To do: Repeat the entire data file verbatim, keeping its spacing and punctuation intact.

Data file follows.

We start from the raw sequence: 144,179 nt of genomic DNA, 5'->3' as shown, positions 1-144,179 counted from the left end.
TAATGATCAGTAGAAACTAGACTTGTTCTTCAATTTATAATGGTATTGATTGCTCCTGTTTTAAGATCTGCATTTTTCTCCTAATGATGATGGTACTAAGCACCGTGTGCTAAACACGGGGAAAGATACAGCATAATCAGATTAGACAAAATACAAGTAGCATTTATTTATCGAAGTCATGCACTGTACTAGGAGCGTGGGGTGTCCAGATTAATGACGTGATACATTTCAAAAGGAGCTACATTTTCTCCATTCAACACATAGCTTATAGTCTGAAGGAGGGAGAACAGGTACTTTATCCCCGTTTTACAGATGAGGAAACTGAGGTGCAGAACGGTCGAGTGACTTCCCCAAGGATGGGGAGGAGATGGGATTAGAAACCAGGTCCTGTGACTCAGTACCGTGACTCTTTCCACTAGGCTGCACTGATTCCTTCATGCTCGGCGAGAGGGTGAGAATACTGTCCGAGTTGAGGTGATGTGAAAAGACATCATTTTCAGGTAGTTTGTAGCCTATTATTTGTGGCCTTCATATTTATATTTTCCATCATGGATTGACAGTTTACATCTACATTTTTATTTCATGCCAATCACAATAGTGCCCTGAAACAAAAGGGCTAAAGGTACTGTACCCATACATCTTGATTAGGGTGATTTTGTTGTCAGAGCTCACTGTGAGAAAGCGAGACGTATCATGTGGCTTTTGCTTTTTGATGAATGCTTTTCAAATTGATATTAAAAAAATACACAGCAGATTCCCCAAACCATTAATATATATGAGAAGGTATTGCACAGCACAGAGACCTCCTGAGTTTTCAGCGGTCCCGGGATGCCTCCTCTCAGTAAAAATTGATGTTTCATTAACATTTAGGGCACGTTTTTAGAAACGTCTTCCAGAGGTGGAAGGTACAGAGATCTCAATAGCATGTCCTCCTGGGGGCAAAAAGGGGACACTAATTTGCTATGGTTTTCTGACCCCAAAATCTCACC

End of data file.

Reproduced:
We start from the raw sequence: 144,179 nt of genomic DNA, 5'->3' as shown, positions 1-144,179 counted from the left end.
TAATGATCAGTAGAAACTAGACTTGTTCTTCAATTTATAATGGTATTGATTGCTCCTGTTTTAAGATCTGCATTTTTCTCCTAATGATGATGGTACTAAGCACCGTGTGCTAAACACGGGGAAAGATACAGCATAATCAGATTAGACAAAATACAAGTAGCATTTATTTATCGAAGTCATGCACTGTACTAGGAGCGTGGGGTGTCCAGATTAATGACGTGATACATTTCAAAAGGAGCTACATTTTCTCCATTCAACACATAGCTTATAGTCTGAAGGAGGGAGAACAGGTACTTTATCCCCGTTTTACAGATGAGGAAACTGAGGTGCAGAACGGTCGAGTGACTTCCCCAAGGATGGGGAGGAGATGGGATTAGAAACCAGGTCCTGTGACTCAGTACCGTGACTCTTTCCACTAGGCTGCACTGATTCCTTCATGCTCGGCGAGAGGGTGAGAATACTGTCCGAGTTGAGGTGATGTGAAAAGACATCATTTTCAGGTAGTTTGTAGCCTATTATTTGTGGCCTTCATATTTATATTTTCCATCATGGATTGACAGTTTACATCTACATTTTTATTTCATGCCAATCACAATAGTGCCCTGAAACAAAAGGGCTAAAGGTACTGTACCCATACATCTTGATTAGGGTGATTTTGTTGTCAGAGCTCACTGTGAGAAAGCGAGACGTATCATGTGGCTTTTGCTTTTTGATGAATGCTTTTCAAATTGATATTAAAAAAATACACAGCAGATTCCCCAAACCATTAATATATATGAGAAGGTATTGCACAGCACAGAGACCTCCTGAGTTTTCAGCGGTCCCGGGATGCCTCCTCTCAGTAAAAATTGATGTTTCATTAACATTTAGGGCACGTTTTTAGAAACGTCTTCCAGAGGTGGAAGGTACAGAGATCTCAATAGCATGTCCTCCTGGGGGCAAAAAGGGGACACTAATTTGCTATGGTTTTCTGACCCCAAAATCTCACC